Expert Pitch
Wellesley College, Wellesley Centers for Women

Recognizing signs of depression in teens as we head into a difficult winter

As National Depression and Mental Health Screening Month comes to a close, and health officials warn of a difficult pandemic winter ahead, it's important for parents to know how to identify symptoms of depression in their teenagers -- and what to do about it.

Tracy Gladstone, Ph.D., is a senior research scientist at the Wellesley Centers for Women, as well as the inaugural director of the Robert S. and Grace W. Stone Primary Prevention Initiatives, which aim to research, develop, and evaluate programs to prevent the onset of depression and other mental health concerns in children and adolescents. 

Gladstone and her team have screened hundreds of middle school and high school students for depression, both before and during the COVID-19 outbreak. Though the social isolation of the pandemic has not been universally problematic for adolescents, Gladstone thinks there is reason to believe that rates of depressive symptoms and symptoms of anxiety are higher now than they were before. She is available for interviews on how parents can be vigilant and seek help when they need it.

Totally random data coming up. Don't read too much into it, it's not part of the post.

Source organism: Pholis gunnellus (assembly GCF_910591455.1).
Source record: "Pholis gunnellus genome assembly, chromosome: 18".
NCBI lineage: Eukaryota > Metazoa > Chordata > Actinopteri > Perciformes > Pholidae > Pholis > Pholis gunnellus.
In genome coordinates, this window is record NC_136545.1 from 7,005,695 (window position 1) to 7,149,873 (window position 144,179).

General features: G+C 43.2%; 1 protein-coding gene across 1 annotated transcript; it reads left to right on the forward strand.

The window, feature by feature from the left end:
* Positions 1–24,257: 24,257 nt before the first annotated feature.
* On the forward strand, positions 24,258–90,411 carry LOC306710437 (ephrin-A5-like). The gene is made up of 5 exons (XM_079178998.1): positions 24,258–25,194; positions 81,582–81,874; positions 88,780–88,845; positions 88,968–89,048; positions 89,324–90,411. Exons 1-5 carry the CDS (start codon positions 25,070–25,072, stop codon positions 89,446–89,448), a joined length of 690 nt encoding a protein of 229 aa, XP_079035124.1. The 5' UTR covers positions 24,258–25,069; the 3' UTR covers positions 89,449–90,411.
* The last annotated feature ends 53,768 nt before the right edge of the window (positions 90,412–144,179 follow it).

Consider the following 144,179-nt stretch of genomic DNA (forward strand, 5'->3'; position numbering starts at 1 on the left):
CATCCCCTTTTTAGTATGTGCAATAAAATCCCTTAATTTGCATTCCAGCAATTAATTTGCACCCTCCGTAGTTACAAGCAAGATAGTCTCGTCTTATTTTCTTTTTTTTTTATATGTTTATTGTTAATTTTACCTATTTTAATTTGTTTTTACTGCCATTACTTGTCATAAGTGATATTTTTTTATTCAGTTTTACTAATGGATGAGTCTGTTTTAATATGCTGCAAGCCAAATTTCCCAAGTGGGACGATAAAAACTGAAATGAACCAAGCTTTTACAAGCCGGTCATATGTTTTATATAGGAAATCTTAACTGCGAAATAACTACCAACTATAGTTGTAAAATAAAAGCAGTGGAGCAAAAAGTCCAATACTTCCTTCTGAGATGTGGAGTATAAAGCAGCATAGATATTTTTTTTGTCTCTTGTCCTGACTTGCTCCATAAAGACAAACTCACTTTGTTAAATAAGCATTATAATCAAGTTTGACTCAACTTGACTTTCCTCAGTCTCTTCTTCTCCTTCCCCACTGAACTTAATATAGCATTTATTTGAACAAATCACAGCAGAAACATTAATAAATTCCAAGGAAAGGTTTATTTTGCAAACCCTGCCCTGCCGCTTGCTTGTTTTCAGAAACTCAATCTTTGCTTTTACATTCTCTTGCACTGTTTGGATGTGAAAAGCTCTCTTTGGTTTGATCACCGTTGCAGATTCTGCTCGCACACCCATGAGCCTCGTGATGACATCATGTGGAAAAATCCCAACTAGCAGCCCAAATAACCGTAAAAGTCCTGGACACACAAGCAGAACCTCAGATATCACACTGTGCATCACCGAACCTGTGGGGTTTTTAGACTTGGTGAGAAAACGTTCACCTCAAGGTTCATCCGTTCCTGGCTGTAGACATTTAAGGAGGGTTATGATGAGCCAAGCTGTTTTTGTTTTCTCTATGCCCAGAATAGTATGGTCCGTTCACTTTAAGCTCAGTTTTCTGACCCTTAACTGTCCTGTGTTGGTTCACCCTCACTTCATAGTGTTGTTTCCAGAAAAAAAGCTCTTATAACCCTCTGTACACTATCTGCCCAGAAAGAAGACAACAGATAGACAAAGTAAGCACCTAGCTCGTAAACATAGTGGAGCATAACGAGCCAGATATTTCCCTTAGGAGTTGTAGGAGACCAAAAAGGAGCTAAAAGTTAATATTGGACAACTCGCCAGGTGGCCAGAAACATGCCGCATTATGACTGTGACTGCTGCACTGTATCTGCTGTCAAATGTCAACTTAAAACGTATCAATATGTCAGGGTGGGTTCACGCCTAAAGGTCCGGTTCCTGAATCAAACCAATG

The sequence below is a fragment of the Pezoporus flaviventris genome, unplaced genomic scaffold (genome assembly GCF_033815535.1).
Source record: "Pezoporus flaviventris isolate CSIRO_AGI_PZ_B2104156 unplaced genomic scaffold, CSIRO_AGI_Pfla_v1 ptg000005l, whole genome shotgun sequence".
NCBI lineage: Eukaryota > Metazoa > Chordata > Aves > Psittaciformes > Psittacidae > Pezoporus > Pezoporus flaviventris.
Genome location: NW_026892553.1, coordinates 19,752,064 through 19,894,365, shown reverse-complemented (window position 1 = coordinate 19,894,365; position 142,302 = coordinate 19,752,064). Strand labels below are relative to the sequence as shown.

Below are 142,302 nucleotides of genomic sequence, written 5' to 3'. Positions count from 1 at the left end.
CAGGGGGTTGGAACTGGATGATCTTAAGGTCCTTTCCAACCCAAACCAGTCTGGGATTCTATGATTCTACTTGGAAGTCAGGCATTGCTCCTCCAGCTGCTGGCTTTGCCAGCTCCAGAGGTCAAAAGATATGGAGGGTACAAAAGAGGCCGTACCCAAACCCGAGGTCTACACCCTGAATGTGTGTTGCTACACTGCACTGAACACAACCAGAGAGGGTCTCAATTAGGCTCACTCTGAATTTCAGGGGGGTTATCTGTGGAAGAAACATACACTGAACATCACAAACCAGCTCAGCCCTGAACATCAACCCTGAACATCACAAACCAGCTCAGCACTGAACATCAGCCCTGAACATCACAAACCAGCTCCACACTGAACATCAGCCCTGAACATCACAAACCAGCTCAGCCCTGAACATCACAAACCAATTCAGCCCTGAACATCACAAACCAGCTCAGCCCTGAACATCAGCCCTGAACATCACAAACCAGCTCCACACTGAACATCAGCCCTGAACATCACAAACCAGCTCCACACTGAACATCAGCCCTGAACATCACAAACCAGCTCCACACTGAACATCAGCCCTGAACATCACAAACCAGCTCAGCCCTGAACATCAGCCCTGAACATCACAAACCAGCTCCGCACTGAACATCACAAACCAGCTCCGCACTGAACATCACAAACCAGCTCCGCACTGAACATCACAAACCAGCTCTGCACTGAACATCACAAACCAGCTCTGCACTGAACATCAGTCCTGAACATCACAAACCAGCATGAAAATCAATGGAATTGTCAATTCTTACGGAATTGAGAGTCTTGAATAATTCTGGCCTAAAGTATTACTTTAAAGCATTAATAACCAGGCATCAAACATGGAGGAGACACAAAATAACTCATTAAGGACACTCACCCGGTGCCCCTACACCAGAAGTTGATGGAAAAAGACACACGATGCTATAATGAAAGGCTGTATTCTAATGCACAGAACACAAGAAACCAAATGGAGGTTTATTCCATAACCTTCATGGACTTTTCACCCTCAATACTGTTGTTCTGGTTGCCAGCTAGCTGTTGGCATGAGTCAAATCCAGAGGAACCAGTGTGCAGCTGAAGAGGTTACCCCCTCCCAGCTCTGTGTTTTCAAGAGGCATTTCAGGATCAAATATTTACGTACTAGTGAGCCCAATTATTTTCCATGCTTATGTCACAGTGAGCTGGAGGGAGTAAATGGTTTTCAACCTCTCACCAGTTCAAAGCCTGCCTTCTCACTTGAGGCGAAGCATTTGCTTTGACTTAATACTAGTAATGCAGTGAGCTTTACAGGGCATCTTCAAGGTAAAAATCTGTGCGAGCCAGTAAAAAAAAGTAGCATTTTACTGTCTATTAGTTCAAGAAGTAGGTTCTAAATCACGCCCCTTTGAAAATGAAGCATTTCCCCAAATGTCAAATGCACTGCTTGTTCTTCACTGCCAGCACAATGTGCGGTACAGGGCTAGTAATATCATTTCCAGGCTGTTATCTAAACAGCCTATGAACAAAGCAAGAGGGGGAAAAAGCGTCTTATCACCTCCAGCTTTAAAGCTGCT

Gladstone says:

“The pandemic is having a tremendous impact on adolescents, and different teens are experiencing this time quite differently. In talking with many adolescents and their parents about the effect of the pandemic, I have heard stories about the isolation teens feel now, and about the stress of being separated from peers and school supports. I have also heard stories about how some teens are feeling better now without the stress of routine peer interactions and schedules that are too full with outside activities. It’s too simplistic to say that all teens are suffering from the life changes associated with the pandemic, but I do think that the current circumstances are forcing teens to manage significant changes to their routines, and the overall family and societal stress of this time is challenging for many young people.”